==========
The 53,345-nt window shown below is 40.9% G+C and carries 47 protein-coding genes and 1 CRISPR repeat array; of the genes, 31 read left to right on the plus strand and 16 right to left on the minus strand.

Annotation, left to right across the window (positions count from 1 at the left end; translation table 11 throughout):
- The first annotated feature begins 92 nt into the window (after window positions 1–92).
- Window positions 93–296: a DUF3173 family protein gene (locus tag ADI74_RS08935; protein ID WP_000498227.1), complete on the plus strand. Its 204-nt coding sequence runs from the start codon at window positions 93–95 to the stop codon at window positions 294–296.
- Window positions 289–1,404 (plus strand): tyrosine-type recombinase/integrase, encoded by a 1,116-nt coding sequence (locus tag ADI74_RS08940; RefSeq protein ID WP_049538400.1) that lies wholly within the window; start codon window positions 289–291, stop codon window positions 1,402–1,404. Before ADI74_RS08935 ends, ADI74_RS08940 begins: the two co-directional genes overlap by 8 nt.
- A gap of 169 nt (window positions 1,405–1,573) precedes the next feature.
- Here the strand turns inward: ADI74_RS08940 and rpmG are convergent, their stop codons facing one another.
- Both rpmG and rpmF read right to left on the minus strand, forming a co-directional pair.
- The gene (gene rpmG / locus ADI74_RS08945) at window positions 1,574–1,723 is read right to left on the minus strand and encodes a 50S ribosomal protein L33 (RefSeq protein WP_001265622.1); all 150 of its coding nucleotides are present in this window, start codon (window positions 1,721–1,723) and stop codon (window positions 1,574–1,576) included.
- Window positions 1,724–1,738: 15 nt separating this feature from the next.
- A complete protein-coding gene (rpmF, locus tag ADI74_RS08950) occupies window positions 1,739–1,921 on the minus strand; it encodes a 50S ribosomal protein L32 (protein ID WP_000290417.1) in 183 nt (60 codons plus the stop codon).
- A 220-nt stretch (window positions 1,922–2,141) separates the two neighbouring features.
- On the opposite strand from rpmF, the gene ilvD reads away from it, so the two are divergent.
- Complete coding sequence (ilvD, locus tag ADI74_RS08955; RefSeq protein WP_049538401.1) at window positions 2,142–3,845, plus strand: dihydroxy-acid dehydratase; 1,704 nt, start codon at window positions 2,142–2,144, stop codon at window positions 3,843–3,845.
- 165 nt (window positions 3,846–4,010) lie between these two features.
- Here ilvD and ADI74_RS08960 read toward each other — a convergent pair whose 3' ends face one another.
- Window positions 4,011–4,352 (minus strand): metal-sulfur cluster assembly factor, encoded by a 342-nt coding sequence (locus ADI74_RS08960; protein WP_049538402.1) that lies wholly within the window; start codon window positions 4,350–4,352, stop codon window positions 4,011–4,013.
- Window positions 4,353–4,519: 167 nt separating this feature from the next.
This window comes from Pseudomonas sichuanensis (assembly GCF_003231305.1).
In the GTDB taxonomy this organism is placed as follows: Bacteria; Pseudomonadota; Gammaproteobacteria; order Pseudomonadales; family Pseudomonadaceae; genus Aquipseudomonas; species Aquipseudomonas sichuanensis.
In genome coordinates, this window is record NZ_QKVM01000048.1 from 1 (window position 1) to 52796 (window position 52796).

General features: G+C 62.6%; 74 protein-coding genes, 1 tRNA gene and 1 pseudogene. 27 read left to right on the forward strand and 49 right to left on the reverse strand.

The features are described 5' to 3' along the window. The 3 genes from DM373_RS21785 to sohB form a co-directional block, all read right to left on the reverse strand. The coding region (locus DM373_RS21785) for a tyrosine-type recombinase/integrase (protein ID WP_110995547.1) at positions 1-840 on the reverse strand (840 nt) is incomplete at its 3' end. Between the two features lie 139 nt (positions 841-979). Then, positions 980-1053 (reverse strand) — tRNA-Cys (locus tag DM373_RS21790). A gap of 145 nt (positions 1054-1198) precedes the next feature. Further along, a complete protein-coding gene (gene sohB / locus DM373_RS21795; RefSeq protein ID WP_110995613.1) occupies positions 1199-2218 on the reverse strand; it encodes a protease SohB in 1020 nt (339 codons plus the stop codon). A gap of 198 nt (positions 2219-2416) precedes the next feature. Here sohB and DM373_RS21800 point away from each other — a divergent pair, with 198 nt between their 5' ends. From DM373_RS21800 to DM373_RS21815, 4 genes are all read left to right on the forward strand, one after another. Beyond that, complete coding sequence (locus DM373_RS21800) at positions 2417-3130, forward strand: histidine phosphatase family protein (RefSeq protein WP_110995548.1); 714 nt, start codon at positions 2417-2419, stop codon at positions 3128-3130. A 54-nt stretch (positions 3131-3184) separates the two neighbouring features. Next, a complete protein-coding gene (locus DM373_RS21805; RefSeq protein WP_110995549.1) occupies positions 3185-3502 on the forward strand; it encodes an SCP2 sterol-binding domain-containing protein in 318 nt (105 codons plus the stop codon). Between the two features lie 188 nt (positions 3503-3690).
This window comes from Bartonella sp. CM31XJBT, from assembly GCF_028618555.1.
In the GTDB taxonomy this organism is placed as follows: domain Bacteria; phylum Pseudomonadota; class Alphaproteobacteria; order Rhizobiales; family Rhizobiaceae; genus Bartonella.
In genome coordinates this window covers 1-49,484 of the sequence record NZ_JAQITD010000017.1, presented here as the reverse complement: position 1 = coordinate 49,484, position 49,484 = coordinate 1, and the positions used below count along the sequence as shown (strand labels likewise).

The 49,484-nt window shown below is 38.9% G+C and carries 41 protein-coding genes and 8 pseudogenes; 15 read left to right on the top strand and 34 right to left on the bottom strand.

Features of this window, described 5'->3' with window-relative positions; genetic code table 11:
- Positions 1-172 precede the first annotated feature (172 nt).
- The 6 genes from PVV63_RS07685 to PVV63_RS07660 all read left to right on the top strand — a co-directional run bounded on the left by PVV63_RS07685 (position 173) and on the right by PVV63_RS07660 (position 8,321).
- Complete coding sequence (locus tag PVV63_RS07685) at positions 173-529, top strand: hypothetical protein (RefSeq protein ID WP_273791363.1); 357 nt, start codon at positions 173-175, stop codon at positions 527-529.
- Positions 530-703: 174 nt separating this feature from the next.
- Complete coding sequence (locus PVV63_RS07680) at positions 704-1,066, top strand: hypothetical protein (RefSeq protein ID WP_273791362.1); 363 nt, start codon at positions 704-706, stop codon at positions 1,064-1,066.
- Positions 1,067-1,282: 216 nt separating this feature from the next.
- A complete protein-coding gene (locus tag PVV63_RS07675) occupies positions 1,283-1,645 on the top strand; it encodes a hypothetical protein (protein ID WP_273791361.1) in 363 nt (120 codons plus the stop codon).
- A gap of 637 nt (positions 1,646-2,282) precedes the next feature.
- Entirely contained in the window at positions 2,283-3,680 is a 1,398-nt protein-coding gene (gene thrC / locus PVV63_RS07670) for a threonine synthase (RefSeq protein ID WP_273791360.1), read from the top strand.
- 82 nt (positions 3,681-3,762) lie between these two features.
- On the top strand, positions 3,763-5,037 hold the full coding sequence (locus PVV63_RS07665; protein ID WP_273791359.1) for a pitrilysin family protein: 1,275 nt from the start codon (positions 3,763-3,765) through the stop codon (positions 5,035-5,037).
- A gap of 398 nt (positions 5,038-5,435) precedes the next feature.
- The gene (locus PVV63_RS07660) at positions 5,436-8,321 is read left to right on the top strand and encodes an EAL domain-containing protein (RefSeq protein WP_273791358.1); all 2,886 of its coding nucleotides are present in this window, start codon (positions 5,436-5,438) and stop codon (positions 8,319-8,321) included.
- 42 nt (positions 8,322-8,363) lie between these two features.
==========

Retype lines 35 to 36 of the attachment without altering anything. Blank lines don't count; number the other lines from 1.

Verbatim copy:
- A complete protein-coding gene (locus tag PVV63_RS07675) occupies positions 1,283-1,645 on the top strand; it encodes a hypothetical protein (protein ID WP_273791361.1) in 363 nt (120 codons plus the stop codon).
- A gap of 637 nt (positions 1,646-2,282) precedes the next feature.